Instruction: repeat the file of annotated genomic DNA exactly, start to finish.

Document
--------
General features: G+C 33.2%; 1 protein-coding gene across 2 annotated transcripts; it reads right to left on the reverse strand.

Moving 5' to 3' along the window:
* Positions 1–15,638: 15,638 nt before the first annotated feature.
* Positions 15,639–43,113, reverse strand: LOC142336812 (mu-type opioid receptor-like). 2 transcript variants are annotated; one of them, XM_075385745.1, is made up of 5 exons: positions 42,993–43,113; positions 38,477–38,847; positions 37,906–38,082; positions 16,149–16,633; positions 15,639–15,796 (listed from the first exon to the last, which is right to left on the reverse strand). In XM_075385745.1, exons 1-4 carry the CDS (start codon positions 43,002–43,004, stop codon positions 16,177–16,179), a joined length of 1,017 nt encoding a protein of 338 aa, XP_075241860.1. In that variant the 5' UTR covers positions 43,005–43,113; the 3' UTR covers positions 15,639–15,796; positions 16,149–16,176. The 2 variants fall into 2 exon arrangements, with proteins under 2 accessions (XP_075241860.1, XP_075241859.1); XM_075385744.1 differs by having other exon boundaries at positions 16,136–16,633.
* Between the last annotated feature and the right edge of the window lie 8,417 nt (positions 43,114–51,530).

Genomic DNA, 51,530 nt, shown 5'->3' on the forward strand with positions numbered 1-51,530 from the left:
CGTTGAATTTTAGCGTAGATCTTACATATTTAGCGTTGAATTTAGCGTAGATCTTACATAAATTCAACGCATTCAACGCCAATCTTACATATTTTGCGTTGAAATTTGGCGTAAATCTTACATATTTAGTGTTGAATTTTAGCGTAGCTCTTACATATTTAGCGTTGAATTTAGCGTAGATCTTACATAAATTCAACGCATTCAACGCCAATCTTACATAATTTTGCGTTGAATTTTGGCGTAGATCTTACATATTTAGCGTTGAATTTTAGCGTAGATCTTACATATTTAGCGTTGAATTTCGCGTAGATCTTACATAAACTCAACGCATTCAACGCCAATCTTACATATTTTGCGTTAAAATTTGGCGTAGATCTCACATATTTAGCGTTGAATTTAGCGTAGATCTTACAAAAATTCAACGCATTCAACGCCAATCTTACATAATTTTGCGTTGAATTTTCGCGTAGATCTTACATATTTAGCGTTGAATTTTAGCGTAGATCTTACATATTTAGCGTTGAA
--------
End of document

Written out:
General features: G+C 33.2%; 1 protein-coding gene across 2 annotated transcripts; it reads right to left on the reverse strand.

Moving 5' to 3' along the window:
* Positions 1–15,638: 15,638 nt before the first annotated feature.
* Positions 15,639–43,113, reverse strand: LOC142336812 (mu-type opioid receptor-like). 2 transcript variants are annotated; one of them, XM_075385745.1, is made up of 5 exons: positions 42,993–43,113; positions 38,477–38,847; positions 37,906–38,082; positions 16,149–16,633; positions 15,639–15,796 (listed from the first exon to the last, which is right to left on the reverse strand). In XM_075385745.1, exons 1-4 carry the CDS (start codon positions 43,002–43,004, stop codon positions 16,177–16,179), a joined length of 1,017 nt encoding a protein of 338 aa, XP_075241860.1. In that variant the 5' UTR covers positions 43,005–43,113; the 3' UTR covers positions 15,639–15,796; positions 16,149–16,176. The 2 variants fall into 2 exon arrangements, with proteins under 2 accessions (XP_075241860.1, XP_075241859.1); XM_075385744.1 differs by having other exon boundaries at positions 16,136–16,633.
* Between the last annotated feature and the right edge of the window lie 8,417 nt (positions 43,114–51,530).

Genomic DNA, 51,530 nt, shown 5'->3' on the forward strand with positions numbered 1-51,530 from the left:
CGTTGAATTTTAGCGTAGATCTTACATATTTAGCGTTGAATTTAGCGTAGATCTTACATAAATTCAACGCATTCAACGCCAATCTTACATATTTTGCGTTGAAATTTGGCGTAAATCTTACATATTTAGTGTTGAATTTTAGCGTAGCTCTTACATATTTAGCGTTGAATTTAGCGTAGATCTTACATAAATTCAACGCATTCAACGCCAATCTTACATAATTTTGCGTTGAATTTTGGCGTAGATCTTACATATTTAGCGTTGAATTTTAGCGTAGATCTTACATATTTAGCGTTGAATTTCGCGTAGATCTTACATAAACTCAACGCATTCAACGCCAATCTTACATATTTTGCGTTAAAATTTGGCGTAGATCTCACATATTTAGCGTTGAATTTAGCGTAGATCTTACAAAAATTCAACGCATTCAACGCCAATCTTACATAATTTTGCGTTGAATTTTCGCGTAGATCTTACATATTTAGCGTTGAATTTTAGCGTAGATCTTACATATTTAGCGTTGAA